✓Extradural arachnoid cysts in the spine are relatively uncommon causes of spinal cord compression in the pediatric population that are thought to arise from congenital defects in the dura mater. Most reports describe such cysts communicating with the intrathecal subarachnoid space through a small defect in the dura. The authors describe the case of a child who presented with spinal cord compression caused by a large spinal extradural arachnoid cyst that did not communicate with the intradural subarachnoid space. An 11-year-old girl presented with urinary urgency, progressive lower-extremity weakness, myelopathy, and severe gait ataxia. Magnetic resonance imaging of the spine demonstrated a large extradural arachnoid cyst extending from T-8 to T-12. The patient underwent a thoracic laminoplasty for en bloc resection of the spinal extradural arachnoid cyst. Intraoperatively, the dura was intact and there was no evidence of communication into the intradural subarachnoid space. Postoperatively, the patient's motor strength and ambulation improved immediately, and no subsequent cerebrospinal fluid leak occurred.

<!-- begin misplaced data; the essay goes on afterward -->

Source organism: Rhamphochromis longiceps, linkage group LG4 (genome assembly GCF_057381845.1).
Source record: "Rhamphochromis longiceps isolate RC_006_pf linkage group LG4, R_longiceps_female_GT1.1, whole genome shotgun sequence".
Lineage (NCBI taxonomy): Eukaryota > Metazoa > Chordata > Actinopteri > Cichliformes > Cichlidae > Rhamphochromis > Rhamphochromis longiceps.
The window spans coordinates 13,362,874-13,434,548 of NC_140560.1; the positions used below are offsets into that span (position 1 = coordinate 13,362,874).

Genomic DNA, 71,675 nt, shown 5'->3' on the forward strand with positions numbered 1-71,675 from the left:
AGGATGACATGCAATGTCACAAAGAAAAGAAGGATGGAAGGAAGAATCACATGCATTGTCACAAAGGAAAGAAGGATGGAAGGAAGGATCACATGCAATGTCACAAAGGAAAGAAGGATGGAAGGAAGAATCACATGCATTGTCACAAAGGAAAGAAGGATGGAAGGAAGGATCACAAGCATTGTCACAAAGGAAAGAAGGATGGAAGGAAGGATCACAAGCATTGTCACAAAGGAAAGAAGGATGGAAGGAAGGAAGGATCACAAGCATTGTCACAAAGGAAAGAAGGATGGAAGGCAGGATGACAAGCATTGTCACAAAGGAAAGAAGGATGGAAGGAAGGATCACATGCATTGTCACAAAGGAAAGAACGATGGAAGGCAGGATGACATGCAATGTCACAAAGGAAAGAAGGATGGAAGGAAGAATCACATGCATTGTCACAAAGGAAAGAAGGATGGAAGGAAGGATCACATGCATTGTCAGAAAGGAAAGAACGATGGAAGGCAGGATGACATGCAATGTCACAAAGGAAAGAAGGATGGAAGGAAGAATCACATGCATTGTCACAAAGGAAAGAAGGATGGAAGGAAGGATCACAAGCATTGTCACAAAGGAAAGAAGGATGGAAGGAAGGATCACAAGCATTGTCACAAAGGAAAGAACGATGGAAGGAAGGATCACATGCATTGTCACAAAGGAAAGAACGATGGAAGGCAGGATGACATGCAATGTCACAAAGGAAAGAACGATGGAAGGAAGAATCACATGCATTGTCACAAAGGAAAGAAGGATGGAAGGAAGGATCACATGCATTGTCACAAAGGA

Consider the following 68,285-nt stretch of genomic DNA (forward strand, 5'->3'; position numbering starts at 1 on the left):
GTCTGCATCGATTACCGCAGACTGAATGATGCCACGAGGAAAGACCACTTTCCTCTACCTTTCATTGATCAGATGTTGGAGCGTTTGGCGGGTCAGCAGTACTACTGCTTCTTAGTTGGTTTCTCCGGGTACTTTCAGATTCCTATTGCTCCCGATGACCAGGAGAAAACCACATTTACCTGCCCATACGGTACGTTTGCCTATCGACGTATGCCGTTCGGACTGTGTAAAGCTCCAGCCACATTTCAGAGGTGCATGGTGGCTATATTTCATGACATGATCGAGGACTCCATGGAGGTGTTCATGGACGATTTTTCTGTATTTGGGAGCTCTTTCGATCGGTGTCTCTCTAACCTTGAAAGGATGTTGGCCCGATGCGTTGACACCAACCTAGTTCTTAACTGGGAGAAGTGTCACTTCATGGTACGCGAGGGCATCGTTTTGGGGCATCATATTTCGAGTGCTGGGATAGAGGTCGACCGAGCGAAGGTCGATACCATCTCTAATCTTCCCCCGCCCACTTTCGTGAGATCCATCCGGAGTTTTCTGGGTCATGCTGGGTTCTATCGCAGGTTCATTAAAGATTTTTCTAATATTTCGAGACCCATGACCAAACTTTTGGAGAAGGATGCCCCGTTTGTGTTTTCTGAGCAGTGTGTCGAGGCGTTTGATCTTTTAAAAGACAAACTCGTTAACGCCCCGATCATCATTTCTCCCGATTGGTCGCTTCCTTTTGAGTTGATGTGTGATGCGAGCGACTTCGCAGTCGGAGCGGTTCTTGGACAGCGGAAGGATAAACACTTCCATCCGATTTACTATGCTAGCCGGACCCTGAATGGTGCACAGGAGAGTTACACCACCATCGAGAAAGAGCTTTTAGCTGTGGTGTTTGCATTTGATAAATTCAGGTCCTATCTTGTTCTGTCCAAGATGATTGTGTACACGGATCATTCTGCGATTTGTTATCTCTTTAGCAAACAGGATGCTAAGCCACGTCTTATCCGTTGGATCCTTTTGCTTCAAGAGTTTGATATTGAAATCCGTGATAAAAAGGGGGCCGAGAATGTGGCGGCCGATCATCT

Noncommunicating spinal extradural arachnoid cysts are extremely rare lesions that can cause spinal cord compression in children. Because the dura remains intact, they can be removed entirely without subsequent dural repair. The authors review the literature and discuss the proposed underlying mechanisms of formation of these arachnoid cysts.